10 Reasons Why the Twitter Tweets Stat Matters

 
 
By Clint Boulton  |  Posted 2010-02-23 Email Print this article Print
 
 
 
 
 
 
 

Twitter says its users are tweeting a combined 50 million times each day, indicating a huge bump in Twitter use despite claims by some that the Twitter machine is slowing. However, Twitter faces steep social networking competition from Facebook and now Google Buzz. If the growth rate keeps up, it could signal great things for the microblog Web 2.0 service, which is building professional services and an ad platform around which to make money. Here are 10 reasons why Twitter's tweet count matters.

Twitter Feb. 22 said its users were sending a combined 50 million Twitter messages each day, indicating a huge bump in Twitter use despite other claims that the Twitter machine is slowing.

"Folks were tweeting 5,000 times a day in 2007. By 2008, that number was 300,000, and by 2009 it had grown to 2.5 million per day," said Twitter analytics staffer Kevin Weil. "Tweets grew 1,400 percent last year to 35 million per day. Today, we are seeing 50 million tweets per day-that's an average of 600 tweets per second."

It's easy to dismiss Twitter's analysis as pure public relations puffery. But don't look at the 50-million-tweet-per-day statistic as a sign of where Twitter is now; look at where Twitter is going as it seeks to compete with Facebook and Google Buzz in the social Web arena.

If the growth rate keeps up, it could signal great things for the microblog service, which is building professional services and an ad platform around which to make money. Here are 10 reasons why Twitter's tweet count matters.

1) Twitter is going strong

Showing the world that Twitter has grown from 35 million tweets per day in 2009 to 50 million per day in the first two months of 2010 shows that Twitter use is accelerating, not declining, even if unique user growth is slowing in the United States.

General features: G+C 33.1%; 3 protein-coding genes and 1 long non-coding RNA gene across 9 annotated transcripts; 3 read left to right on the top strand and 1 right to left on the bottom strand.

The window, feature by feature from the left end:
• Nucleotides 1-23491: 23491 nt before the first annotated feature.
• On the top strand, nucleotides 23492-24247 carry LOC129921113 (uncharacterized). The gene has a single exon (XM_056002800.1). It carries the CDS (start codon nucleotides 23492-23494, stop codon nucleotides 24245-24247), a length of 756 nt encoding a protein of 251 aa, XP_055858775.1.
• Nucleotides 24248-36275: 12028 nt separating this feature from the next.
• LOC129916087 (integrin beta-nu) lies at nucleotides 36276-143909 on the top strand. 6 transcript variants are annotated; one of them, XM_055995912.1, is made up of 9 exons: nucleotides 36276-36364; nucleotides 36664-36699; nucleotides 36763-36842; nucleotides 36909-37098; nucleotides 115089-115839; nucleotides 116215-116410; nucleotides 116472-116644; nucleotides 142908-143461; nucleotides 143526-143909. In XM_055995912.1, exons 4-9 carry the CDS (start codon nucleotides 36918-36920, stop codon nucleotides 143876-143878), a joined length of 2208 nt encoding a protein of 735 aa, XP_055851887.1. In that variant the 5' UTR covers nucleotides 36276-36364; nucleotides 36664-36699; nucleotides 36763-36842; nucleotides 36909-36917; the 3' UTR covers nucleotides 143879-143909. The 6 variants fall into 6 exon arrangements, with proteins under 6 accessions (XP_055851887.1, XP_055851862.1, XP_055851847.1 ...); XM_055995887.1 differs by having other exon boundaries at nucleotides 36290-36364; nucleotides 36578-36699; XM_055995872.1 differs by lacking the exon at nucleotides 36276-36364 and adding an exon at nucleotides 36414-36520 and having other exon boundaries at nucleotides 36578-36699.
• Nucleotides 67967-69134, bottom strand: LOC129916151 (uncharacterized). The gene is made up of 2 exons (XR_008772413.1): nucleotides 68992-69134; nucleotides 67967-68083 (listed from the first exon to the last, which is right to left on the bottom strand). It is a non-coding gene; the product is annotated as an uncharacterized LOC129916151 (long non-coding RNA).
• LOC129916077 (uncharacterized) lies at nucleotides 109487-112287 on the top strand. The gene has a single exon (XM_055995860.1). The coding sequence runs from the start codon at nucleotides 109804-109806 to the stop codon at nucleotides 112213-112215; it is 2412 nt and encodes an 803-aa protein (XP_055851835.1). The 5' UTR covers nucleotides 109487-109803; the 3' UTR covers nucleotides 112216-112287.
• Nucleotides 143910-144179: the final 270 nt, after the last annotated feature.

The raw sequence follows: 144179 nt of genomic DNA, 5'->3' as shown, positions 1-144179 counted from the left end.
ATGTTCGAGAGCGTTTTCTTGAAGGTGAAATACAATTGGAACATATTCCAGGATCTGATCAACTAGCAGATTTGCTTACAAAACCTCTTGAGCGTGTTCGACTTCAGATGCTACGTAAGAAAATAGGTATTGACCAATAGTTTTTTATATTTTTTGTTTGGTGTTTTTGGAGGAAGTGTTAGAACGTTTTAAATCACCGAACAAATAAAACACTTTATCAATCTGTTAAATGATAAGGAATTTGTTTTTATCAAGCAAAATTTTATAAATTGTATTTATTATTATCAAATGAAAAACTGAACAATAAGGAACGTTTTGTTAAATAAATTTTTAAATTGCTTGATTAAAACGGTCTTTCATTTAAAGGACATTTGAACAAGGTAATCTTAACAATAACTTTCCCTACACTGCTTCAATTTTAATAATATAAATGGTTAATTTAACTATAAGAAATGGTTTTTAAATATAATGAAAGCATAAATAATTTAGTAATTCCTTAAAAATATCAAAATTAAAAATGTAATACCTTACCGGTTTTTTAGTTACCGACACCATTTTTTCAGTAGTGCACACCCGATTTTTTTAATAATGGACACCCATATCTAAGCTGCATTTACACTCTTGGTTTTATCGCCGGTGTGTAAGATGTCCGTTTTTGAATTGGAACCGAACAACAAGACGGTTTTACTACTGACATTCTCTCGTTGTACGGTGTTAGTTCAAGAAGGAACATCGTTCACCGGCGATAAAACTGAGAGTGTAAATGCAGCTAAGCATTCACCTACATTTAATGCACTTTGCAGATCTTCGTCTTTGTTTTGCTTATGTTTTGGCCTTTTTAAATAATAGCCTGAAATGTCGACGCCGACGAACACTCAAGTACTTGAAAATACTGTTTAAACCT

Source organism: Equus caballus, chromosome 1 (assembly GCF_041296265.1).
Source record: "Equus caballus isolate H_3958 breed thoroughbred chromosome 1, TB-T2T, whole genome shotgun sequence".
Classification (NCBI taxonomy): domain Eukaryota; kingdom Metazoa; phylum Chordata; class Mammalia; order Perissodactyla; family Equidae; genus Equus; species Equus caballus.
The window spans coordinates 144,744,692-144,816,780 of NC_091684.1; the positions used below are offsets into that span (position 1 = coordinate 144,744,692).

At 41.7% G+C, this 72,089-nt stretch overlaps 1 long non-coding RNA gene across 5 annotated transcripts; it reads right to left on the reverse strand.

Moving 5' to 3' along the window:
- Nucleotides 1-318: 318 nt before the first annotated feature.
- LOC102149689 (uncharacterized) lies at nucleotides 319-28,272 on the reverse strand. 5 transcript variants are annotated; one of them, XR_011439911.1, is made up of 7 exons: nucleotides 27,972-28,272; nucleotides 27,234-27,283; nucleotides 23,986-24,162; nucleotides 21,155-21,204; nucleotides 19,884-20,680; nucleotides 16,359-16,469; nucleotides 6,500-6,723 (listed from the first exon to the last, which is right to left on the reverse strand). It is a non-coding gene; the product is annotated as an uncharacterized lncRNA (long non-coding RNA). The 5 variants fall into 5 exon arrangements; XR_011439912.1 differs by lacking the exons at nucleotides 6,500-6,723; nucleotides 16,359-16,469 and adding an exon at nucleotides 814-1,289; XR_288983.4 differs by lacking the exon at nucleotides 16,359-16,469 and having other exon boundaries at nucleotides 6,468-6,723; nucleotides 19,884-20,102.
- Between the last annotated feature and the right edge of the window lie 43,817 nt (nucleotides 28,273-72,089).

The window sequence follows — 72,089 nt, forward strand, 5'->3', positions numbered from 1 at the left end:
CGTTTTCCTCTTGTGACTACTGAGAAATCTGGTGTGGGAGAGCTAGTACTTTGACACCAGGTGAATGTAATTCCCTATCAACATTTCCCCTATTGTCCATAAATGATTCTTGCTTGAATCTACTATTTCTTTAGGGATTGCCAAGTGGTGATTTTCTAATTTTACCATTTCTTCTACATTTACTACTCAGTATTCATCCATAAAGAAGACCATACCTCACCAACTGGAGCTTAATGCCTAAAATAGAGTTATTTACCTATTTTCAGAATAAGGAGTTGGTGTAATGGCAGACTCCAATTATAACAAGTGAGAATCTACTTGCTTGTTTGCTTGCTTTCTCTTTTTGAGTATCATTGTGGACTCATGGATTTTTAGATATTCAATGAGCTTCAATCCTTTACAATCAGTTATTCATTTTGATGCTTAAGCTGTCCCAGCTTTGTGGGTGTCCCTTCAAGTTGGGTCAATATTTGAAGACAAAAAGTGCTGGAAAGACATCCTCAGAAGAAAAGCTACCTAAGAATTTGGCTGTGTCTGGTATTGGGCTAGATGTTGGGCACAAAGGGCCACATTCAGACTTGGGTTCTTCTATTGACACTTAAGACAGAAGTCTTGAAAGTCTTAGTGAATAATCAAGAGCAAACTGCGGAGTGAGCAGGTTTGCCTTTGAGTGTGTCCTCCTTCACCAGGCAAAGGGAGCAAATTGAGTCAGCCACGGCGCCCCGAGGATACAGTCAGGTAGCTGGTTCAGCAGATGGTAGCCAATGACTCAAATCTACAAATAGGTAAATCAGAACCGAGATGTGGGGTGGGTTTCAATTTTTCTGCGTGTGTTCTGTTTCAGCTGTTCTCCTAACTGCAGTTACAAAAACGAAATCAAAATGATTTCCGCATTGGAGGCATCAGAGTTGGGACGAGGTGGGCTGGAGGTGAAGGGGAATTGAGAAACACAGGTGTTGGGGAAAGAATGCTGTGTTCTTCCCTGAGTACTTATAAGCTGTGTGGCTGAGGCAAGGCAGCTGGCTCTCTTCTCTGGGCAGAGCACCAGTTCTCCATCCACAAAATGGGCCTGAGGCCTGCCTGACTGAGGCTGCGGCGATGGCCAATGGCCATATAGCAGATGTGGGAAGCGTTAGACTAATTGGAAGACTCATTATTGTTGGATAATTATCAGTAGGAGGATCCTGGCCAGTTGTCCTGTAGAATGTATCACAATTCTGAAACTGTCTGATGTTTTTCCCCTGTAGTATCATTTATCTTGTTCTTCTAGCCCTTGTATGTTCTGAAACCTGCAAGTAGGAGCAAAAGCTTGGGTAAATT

2) You are judged by your status updates

Tweets and status updates point to the frequency with which users are using your Website. One could argue that status updates are more important as user totals, where users are tweeting sparingly. It's better to have 50 million tweets per day than 50 million users who aren't tweeting.

3) The competition is a tweet away

Facebook boasts 60 million status updates per day. However, only 35 million of its 400 million users are posting status updates daily. If more people start posting updates on Facebook, it's possible they will stop tweeting.

4) Get 'Buzzed'

With tens of millions of users jumping on Google Buzz in the last two weeks, Google's new social service is coming on strong. Twitter needs to keep people at its Website or risk losing mind share, let alone market share. If the tweet rate drops, it might be a sign that users are turning to Buzz or Facebook to post status updates.

5) Twitter ecosystem

A huge application ecosystem has mushroomed around Twitter that relies on the frequency of tweets to thrive. The more people tweet, the greater the opportunity is for developers leveraging the Twitter API to build new services.

6) It matters to marketers

If it's the repeat tweeters help that keep Twitter humming, the marketing factions capitalize on tweeters' presence on Twitter. Dell, Pepsi and others are making millions of dollars from Twitter-based marketing.  

7) From marketing to sales

If people are constantly on Twitter, marketers can blast out pitch tweets on behalf of their products and clients. They won't stay on Twitter if the Twitter audience fades.

8) This all matters because ...

Twitter is building an ad platform. Accentuating its tweet statistics is itself a form of advertising and will be crucial in luring advertisers to the service.

9) Advertisers will come

With Twitter use growing, it will increase the advertising opportunities for Twitter's ad partners because it means people are keeping their eyes on Twitter and its associated apps.

10) Wanted: frequent tweeters

A Twitter ad platform could be a huge step forward in helping the industry grok how to make money from the real-time Web, something that has eluded Twitter, Facebook, Google and the flurry of real-time search engines. If Twitter goes quiet, the ad platform will fail, rendering Twitter to the Web 2.0 abyss.

 
 
 
 
 
 
 
 
 
 
 

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